Railroad Heritage Days draw crowd

June 10, 2000|By ANDREA ROWLAND

Three-year-old Angel Stull jiggled the throttle from her conductor's seat in the engine cab of the 8,000-ton train. It was fun to make the big locomotive "move" fast, but blowing the horn was even better, she said.

The Hagerstown youngster was one of several hundred visitors Saturday to Railroad Heritage Days at the Hagerstown Roundhouse Museum at 300 S. Burhans Blvd., event organizers said.

Angel enjoyed one of the event's main attractions - a rebuilt Pullman passenger car that featured displays depicting the history and modern operations of the Norfolk Southern transportation system.

Kids and adults acting as conductors of the exhibit train learned the challenges of accelerating such a massive piece of machinery and stopping a train quickly in case of emergency.


"That's what (the event) is all about," said Robert Tracey Sr., vice president of the National Railway Historical Society, Hagerstown chapter.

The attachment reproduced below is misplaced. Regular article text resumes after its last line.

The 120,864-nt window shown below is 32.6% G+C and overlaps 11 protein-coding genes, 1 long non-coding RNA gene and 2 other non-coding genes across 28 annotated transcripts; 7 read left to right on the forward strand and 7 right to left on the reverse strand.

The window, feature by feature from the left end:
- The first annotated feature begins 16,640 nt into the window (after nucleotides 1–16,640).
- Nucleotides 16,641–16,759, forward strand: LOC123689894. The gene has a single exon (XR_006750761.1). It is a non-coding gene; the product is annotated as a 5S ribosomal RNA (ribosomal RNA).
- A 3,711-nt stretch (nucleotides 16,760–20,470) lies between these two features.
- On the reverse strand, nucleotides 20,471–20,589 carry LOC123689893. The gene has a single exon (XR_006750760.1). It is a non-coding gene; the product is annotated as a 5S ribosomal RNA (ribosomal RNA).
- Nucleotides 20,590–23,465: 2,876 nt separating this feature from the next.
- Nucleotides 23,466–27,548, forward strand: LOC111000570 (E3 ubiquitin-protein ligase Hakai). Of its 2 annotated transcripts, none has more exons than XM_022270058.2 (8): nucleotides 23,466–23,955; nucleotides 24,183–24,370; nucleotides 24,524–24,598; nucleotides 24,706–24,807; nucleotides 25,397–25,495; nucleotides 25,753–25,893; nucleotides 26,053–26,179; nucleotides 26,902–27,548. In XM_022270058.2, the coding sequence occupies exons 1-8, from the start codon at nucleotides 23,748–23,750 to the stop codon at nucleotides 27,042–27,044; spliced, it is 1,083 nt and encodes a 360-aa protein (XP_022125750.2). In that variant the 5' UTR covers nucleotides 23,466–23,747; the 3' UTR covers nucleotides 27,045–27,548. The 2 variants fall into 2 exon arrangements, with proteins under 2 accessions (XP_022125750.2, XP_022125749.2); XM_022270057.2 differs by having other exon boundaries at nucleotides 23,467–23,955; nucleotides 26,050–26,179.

Railroad Heritage Days highlights the rich history of Norfolk Southern and promotes Operation Lifesaver, a nationwide program to raise awareness of railroad safety, Tracey said.

In the U.S., there is a collision between a train and a vehicle every 90 minutes, added Jim Cummings, an Operation Lifesaver board member.

Jeremy Caldwell, 7, said the conductor's job might be too tough for him, but he had a good time trying.

"The best part was driving that Norfolk and Southern train," said Jeremy, of Hagerstown. "It had a mixed freight."

The exhibit train was also air conditioned. Yet Saturday's hot temperatures didn't bar event visitors from climbing aboard the 1946 Ahrens Fox fire engine that was parked in the museum's lot.

Joey Williams, 11, was dwarfed behind the engine's giant steering wheel. Seven-year-old John Spangler could barely reach its brake. His brother, Jared, 3, let the bigger kids do the driving while he concentrated on ringing the bell.

"It's cool to drive the truck," Joey said.

Inside the museum, a number of budding young engineers worked the controls on a series of model trains circling an elaborate track, and rode on a miniature railroad. Adults milled through the museum's exhibits and gift shop.

Railroad Heritage Days continues from 10 a.m. to 5 p.m. today. Refreshments are offered for sale. Admission is $3 for adults and 50 cents for children ages 12 and under.

The Herald-Mail Articles